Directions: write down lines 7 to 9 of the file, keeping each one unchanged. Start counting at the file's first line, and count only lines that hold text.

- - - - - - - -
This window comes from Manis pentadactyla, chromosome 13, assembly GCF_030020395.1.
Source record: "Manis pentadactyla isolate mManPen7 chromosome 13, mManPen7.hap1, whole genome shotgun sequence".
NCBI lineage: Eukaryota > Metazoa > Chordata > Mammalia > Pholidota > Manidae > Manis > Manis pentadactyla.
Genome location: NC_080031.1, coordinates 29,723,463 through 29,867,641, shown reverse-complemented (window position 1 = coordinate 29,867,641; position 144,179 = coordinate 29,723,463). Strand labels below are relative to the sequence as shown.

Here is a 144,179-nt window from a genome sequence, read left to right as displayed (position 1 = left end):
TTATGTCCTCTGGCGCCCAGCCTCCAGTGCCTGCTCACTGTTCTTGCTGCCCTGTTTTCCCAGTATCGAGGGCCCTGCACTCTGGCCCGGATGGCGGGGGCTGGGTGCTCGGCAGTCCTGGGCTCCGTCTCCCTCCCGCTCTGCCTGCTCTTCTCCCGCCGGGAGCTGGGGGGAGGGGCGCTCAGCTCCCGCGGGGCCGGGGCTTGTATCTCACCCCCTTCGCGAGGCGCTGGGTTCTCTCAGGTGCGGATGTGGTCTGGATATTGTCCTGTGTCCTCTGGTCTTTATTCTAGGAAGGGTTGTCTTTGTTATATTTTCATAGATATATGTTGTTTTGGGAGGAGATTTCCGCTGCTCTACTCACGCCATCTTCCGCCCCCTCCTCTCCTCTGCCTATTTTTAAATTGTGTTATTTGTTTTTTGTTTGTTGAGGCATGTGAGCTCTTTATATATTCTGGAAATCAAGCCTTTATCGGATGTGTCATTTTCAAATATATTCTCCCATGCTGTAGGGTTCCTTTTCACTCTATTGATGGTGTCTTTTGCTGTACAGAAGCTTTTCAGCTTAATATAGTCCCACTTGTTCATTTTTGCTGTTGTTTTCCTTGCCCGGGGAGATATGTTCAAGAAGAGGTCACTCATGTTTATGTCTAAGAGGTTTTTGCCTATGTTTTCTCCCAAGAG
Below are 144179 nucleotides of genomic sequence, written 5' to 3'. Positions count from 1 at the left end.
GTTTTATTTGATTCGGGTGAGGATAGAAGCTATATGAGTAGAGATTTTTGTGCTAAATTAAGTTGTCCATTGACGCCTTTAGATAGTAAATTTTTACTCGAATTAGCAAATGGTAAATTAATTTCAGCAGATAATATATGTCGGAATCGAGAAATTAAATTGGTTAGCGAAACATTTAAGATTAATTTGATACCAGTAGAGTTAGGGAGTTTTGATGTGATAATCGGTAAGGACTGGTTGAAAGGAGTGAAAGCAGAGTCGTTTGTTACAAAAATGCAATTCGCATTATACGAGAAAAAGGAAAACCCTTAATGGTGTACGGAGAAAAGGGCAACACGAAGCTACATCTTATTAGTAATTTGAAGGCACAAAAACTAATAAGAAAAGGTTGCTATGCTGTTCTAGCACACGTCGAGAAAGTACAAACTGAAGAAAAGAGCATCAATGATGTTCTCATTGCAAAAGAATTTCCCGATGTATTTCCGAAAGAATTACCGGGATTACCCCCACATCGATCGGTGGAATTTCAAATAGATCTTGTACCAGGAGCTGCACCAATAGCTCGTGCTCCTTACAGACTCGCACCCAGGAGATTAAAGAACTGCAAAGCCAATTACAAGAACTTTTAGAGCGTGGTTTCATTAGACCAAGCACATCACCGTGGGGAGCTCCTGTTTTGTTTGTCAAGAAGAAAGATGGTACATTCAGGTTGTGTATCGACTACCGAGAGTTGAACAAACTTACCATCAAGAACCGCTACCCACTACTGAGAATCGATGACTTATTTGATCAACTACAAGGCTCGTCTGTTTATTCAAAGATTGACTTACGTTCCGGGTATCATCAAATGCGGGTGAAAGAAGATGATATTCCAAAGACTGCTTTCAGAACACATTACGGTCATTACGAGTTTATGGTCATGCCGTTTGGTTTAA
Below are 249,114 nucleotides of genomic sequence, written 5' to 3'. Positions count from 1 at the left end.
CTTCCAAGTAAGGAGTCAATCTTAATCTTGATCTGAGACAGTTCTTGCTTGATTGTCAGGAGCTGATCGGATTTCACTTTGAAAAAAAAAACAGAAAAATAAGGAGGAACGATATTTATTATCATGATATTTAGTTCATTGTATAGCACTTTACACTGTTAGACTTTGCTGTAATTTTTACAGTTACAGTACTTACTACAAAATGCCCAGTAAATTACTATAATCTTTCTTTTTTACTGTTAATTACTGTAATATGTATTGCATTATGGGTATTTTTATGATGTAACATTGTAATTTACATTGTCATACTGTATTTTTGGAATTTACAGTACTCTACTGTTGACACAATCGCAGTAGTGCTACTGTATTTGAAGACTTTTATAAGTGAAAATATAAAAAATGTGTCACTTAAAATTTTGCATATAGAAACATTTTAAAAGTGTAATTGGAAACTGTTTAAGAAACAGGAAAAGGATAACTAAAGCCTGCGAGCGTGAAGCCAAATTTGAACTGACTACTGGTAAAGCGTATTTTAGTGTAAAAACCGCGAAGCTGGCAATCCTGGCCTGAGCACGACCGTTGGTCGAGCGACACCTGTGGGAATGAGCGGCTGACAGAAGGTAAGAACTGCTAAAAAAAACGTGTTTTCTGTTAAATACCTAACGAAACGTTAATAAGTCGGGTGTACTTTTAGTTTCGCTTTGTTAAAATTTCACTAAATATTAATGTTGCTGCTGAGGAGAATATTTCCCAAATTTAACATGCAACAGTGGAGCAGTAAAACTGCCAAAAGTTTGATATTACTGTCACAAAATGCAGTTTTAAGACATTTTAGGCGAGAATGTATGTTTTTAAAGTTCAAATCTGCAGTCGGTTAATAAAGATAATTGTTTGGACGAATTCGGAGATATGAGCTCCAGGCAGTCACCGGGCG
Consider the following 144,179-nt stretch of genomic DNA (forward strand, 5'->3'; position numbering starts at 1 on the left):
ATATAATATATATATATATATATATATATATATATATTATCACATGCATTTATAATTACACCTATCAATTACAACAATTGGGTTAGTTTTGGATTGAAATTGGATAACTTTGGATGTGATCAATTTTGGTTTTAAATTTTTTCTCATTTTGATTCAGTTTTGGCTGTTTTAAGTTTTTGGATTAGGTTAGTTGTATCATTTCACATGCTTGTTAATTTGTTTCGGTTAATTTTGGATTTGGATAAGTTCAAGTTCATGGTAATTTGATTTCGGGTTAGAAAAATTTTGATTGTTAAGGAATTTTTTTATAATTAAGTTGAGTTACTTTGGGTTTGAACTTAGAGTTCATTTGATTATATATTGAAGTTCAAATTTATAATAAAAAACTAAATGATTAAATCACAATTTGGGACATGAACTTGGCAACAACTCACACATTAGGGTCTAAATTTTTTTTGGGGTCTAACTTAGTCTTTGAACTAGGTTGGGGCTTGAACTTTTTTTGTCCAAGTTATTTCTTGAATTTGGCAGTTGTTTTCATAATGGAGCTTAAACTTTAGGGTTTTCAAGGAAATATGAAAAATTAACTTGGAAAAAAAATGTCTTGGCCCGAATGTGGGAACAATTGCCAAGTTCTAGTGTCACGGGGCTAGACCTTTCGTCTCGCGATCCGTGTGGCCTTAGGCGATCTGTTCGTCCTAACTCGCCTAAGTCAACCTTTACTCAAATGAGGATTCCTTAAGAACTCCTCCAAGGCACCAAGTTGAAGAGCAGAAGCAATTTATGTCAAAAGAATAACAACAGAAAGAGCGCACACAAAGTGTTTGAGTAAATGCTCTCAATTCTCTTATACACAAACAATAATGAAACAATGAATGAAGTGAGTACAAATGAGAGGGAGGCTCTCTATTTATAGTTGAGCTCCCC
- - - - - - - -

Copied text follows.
Below are 144179 nucleotides of genomic sequence, written 5' to 3'. Positions count from 1 at the left end.
GTTTTATTTGATTCGGGTGAGGATAGAAGCTATATGAGTAGAGATTTTTGTGCTAAATTAAGTTGTCCATTGACGCCTTTAGATAGTAAATTTTTACTCGAATTAGCAAATGGTAAATTAATTTCAGCAGATAATATATGTCGGAATCGAGAAATTAAATTGGTTAGCGAAACATTTAAGATTAATTTGATACCAGTAGAGTTAGGGAGTTTTGATGTGATAATCGGTAAGGACTGGTTGAAAGGAGTGAAAGCAGAGTCGTTTGTTACAAAAATGCAATTCGCATTATACGAGAAAAAGGAAAACCCTTAATGGTGTACGGAGAAAAGGGCAACACGAAGCTACATCTTATTAGTAATTTGAAGGCACAAAAACTAATAAGAAAAGGTTGCTATGCTGTTCTAGCACACGTCGAGAAAGTACAAACTGAAGAAAAGAGCATCAATGATGTTCTCATTGCAAAAGAATTTCCCGATGTATTTCCGAAAGAATTACCGGGATTACCCCCACATCGATCGGTGGAATTTCAAATAGATCTTGTACCAGGAGCTGCACCAATAGCTCGTGCTCCTTACAGACTCGCACCCAGGAGATTAAAGAACTGCAAAGCCAATTACAAGAACTTTTAGAGCGTGGTTTCATTAGACCAAGCACATCACCGTGGGGAGCTCCTGTTTTGTTTGTCAAGAAGAAAGATGGTACATTCAGGTTGTGTATCGACTACCGAGAGTTGAACAAACTTACCATCAAGAACCGCTACCCACTACTGAGAATCGATGACTTATTTGATCAACTACAAGGCTCGTCTGTTTATTCAAAGATTGACTTACGTTCCGGGTATCATCAAATGCGGGTGAAAGAAGATGATATTCCAAAGACTGCTTTCAGAACACATTACGGTCATTACGAGTTTATGGTCATGCCGTTTGGTTTAA
Below are 249,114 nucleotides of genomic sequence, written 5' to 3'. Positions count from 1 at the left end.